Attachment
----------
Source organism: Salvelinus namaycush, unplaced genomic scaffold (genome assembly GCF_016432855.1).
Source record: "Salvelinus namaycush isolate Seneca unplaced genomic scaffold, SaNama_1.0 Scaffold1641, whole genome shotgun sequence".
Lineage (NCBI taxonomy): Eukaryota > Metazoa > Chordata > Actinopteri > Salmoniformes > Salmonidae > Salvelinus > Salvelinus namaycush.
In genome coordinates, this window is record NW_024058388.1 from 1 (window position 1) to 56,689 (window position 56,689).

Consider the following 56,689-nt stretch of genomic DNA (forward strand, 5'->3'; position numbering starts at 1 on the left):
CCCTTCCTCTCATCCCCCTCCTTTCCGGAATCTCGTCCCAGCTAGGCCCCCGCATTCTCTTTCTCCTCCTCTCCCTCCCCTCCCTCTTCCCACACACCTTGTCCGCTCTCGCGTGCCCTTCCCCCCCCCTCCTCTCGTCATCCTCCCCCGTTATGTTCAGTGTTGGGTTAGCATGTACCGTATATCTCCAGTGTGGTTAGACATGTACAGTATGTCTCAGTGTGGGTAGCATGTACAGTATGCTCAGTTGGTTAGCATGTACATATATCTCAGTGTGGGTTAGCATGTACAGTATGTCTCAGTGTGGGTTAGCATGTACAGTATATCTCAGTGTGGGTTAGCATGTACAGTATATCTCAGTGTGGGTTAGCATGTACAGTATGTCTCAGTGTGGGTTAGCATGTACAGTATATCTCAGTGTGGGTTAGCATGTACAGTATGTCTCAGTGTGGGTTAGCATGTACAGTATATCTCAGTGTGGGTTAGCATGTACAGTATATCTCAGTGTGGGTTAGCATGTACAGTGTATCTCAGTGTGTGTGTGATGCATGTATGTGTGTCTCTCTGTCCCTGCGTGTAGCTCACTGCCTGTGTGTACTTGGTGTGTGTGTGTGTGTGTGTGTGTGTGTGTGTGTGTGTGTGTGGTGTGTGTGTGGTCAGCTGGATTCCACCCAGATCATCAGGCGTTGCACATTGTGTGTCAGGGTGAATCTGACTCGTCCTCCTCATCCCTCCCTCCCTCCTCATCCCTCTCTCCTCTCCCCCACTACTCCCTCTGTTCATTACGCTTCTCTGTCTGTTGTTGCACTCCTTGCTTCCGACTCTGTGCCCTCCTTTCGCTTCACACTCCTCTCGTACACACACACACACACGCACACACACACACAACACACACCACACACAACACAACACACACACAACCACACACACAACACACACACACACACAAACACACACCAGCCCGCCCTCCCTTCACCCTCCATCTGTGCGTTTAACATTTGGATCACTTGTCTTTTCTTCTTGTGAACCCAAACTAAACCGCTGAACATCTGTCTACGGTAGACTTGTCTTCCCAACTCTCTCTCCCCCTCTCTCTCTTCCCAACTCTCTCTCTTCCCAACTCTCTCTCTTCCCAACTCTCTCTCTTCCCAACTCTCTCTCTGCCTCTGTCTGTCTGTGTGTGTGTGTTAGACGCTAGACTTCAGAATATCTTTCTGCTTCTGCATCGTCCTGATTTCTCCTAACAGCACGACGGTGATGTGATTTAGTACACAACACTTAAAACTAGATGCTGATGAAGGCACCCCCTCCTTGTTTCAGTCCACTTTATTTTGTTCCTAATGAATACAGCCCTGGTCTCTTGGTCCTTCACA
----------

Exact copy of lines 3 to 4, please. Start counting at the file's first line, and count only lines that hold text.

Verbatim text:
Lineage (NCBI taxonomy): Eukaryota > Metazoa > Chordata > Actinopteri > Salmoniformes > Salmonidae > Salvelinus > Salvelinus namaycush.
In genome coordinates, this window is record NW_024058388.1 from 1 (window position 1) to 56,689 (window position 56,689).